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RAF MILDENHALL, England — Airman 1st Class Noah A. Radde served less than a year in the U.S. Air Force. But he left an impression on his fellow airmen that far outweighed his short stint.

“He had a quirkiness about him that gave him a lot of character,” said Staff Sgt. Lascel Smith. “It was something in the way he walked, the way he talked. He was a hard charger, but he had a lot of personality.”

Dozens of his fellow 100th Security Forces Squadron airmen along with scores of other Mildenhall-based airmen converged on the base chapel Wednesday afternoon to pay their final respects to Radde.

The 25-year-old Minnesota native died March 25 inside his barracks at Lackland Air Force Base, Texas. He was recovering from two colon surgeries at Wilford Hall Medical Center, according to his mother, Jan Radde.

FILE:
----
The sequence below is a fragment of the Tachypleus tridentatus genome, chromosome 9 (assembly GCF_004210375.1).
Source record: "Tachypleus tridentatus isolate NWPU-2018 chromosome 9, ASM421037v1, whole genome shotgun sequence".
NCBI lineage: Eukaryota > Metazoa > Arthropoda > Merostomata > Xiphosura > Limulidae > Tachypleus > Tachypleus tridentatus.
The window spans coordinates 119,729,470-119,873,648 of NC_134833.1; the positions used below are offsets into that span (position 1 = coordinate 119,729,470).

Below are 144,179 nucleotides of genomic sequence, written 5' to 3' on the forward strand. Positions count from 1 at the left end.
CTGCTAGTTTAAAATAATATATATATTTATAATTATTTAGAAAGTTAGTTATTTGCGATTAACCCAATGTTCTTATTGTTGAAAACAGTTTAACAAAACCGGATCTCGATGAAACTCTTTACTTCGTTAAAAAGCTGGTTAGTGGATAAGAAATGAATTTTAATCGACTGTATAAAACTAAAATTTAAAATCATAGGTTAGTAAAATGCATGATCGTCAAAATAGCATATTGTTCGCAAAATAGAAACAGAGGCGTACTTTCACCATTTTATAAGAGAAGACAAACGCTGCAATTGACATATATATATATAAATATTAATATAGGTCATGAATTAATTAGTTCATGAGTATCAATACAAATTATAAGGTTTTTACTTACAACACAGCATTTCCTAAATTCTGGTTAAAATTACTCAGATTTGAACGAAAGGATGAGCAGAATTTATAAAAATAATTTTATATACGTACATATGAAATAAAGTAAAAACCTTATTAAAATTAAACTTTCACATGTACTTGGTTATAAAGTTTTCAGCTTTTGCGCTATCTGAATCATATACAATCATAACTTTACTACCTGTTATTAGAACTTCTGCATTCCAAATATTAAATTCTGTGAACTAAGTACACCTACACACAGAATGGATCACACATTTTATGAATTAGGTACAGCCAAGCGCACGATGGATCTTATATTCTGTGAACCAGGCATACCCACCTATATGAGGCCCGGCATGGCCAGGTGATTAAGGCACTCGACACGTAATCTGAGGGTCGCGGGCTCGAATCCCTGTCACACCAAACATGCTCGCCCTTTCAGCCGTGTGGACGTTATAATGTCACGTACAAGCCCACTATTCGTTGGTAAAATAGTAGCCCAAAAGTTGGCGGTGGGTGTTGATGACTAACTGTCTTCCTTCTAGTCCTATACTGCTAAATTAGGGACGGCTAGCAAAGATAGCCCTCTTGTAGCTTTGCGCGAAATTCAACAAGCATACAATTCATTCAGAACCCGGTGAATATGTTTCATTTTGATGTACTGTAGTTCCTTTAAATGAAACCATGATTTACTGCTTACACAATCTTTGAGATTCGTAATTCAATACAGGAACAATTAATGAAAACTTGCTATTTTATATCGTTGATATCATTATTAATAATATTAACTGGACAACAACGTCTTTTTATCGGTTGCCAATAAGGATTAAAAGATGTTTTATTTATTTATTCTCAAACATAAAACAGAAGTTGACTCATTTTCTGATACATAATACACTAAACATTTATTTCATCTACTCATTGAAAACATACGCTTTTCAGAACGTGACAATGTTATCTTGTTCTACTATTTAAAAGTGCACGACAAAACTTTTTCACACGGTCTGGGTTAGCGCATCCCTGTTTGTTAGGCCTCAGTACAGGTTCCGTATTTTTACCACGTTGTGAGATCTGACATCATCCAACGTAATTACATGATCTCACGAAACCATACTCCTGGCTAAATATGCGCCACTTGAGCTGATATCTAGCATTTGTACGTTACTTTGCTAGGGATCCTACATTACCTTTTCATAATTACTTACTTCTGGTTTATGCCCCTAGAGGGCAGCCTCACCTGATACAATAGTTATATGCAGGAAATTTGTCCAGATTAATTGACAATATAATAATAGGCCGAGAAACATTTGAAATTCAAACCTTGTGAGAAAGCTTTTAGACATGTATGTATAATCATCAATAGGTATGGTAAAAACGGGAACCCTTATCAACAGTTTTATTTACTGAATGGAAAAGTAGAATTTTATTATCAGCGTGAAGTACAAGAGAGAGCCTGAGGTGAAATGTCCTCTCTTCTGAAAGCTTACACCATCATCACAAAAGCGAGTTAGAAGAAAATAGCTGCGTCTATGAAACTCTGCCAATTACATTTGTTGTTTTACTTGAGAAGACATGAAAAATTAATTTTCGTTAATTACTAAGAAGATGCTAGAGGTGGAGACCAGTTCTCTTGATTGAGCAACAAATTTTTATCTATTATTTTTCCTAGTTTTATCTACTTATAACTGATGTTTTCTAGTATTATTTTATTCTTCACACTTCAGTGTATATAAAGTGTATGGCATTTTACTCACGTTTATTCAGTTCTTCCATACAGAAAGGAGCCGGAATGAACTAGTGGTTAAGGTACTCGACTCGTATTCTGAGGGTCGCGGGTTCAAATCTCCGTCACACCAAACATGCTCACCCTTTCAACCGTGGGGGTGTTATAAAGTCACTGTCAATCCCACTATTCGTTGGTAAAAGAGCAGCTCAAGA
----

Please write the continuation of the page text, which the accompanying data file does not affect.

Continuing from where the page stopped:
Sgt. Richard Wood worked alongside Radde and forged a friendship that grew outside their duties protecting the 100th Air Refueling Wing. He recalled Radde’s culinary interests.

“He was a chef, a good cook,” Wood said. “His lasagna was the best. It wasn’t the traditional lasagna, but had a variety of ingredients you wouldn’t see in a normal lasagna.”

Capt. Joe Wildman, acting commander of the security forces squadron, said Radde’s penchant for an impromptu gathering was well-known throughout the squadron.

“He would just be hanging out in his dorm room and on the fly he would throw a meal together and feed his friends,” Wildman said.

His mother praised the Air Force in its handling of her son’s death, but acknowledged his surgery was “something that he should have recovered from.”

“We are extremely pleased with the way the Air Force has handled everything,” Jan Radde said. “The entire family has been impressed with their response.”

A probe into Radde’s death is still being conducted by the Office of Special Investigations, which declined to release information during the investigation.

For those who gathered Wednesday, it was how Radde lived, not died, that mattered most.

“He epitomized an Air Force security forces member,” Smith said. “You want every member to have the drive he had.”


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